According to the Kehrer Bank Fixed Annuity RateWatch Plus, the new five-year guarantee products are crediting 80 basis points higher interest than the traditional one-year guarantee products. We estimate that the multi-year guarantee products are now capturing half of bank fixed annuity sales.

DCA rates. Between 1999 and 2000, bank VA sales were fueled by the high interest rates paid on dollar cost averaging account promotions. Insurers used high DCA rates to attract lump sum investments into a Dollar Cost Averaging account that was systematically invested in selected VA portfolios over six or twelve months. In a sense, the DCA rates were competing with fixed annuity and CD rates. That was no contest, because the average six-month DCA rates were sometimes 500 basis points higher than new money rates on fixed annuities and 550 basis points higher than one-year CDs. And the more aggressive rates (15% to 16%) created spreads that were twice as high. As a result, some insurers reported that over half of their VA premium was being deposited in DCA buckets.

Slowing bank VA sales this year are partly the result of a pullback by insurers on aggressive DCA rates. According to the Kehrer Bank vawatch, the average 6-month DCA rate at the end of the second quarter was 10.5%, down from 10.8% last quarter and 11.1% a year ago. Nine companies reduced their six-month rates since March (Aegons RIB I and II, Allstates Putnam Allstate Advisor, American Generals Elite Plus Bonus VA, Equitables Accumulator, ING/Golden Americans Premium Plus, Safecos Spinaker VA, Sun Lifes MFS Regatta Platinum and the Transamerica/Dreyfus Triple Advantage). Only Fortis, Hartford and Pacific Life increased six-month DCA rates.

Twenty-seven of the 31 products monitored by vawatch currently offer special 6-month DCA rates, the same number as last quarter. During June, 6-month DCA rates on vawatch products ranged from a low of 5% on ING/Golden Americans extra-credit Premium Plus VA to a high of 14% offered on 4 products–American Skandias ASAP II, Fortiss Opportunity Plus VA, and both the Putnam Capital Manager and the Director from Hartford. Most products (70%) offered 6-month rates of between 9% and 12%.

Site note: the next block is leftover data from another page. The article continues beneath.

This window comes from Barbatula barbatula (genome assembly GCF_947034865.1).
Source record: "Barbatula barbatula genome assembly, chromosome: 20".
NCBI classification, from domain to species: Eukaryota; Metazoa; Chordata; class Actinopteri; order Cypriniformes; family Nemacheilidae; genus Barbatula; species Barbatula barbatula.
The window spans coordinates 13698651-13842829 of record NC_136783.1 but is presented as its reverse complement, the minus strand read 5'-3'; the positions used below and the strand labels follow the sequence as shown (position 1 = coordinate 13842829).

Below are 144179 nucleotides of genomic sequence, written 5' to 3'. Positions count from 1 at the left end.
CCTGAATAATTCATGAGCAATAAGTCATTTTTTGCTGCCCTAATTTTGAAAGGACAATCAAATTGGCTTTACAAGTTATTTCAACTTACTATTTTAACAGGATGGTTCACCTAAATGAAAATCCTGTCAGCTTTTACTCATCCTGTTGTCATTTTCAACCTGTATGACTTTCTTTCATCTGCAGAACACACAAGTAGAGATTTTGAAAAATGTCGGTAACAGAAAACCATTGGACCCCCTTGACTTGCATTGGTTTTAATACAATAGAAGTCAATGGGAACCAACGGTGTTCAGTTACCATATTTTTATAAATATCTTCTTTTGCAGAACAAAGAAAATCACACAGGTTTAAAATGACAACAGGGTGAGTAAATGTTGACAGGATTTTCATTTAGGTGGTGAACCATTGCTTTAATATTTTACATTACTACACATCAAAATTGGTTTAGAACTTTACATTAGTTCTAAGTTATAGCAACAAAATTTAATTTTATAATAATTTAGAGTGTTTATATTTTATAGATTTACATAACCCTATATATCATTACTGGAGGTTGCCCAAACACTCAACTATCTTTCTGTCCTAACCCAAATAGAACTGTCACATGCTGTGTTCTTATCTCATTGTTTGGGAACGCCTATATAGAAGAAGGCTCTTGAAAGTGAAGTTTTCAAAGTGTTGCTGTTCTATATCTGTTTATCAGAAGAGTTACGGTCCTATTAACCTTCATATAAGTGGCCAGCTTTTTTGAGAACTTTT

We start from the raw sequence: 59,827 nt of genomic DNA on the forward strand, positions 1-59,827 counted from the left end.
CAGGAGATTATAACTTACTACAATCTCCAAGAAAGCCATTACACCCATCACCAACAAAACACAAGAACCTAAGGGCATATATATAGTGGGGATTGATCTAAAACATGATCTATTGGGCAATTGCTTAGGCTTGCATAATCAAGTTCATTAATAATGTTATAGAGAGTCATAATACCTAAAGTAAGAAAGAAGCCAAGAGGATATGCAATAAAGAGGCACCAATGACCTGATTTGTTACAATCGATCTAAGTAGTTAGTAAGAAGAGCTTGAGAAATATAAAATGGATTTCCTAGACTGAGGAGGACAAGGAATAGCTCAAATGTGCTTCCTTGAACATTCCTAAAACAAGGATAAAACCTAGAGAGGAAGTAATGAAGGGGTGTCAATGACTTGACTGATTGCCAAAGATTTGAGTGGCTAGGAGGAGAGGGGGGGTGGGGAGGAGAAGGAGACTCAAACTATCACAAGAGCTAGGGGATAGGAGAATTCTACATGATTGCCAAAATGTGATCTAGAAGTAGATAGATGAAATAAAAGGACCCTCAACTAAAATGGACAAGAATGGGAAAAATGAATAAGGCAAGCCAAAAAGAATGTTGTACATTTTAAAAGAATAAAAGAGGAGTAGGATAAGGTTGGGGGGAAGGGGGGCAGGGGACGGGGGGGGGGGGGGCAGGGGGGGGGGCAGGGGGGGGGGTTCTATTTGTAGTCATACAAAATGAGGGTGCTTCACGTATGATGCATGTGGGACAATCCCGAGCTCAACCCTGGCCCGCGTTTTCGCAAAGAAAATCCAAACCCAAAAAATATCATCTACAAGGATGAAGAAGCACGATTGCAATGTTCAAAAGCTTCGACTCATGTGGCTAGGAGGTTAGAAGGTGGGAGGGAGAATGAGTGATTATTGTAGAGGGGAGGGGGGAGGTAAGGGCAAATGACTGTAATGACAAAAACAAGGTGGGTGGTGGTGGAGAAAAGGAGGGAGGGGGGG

During the second quarter, 28 of the 31 vawatch products offered special one-year rates ranging from a low of 4% on INGs Premium Plus VA to a high of 9% on four products, Allstates Glenbrook Provider, American Generals Elite Plus VA, Fortiss Opportunity Plus and Sun Americas Polaris II VA.

Thirteen companies reduced their 1-year DCA rates since last quarter, while no companies increased their rates. The average 1-year DCA rate on vawatch products stood at 7.4% in June, down from 7.7% in March and 8.4% one year ago.

is head of Associates, a Princeton, N.J., consulting and research firm.


Reproduced from National Underwriter Life & Health/Financial Services Edition, July 27, 2001. Copyright 2001 by The National Underwriter Company in the serial publication. All rights reserved.Copyright in this article as an independent work may be held by the author.


Copyright 2001 by The National Underwriter Company. All rights reserved. Contact Webmaster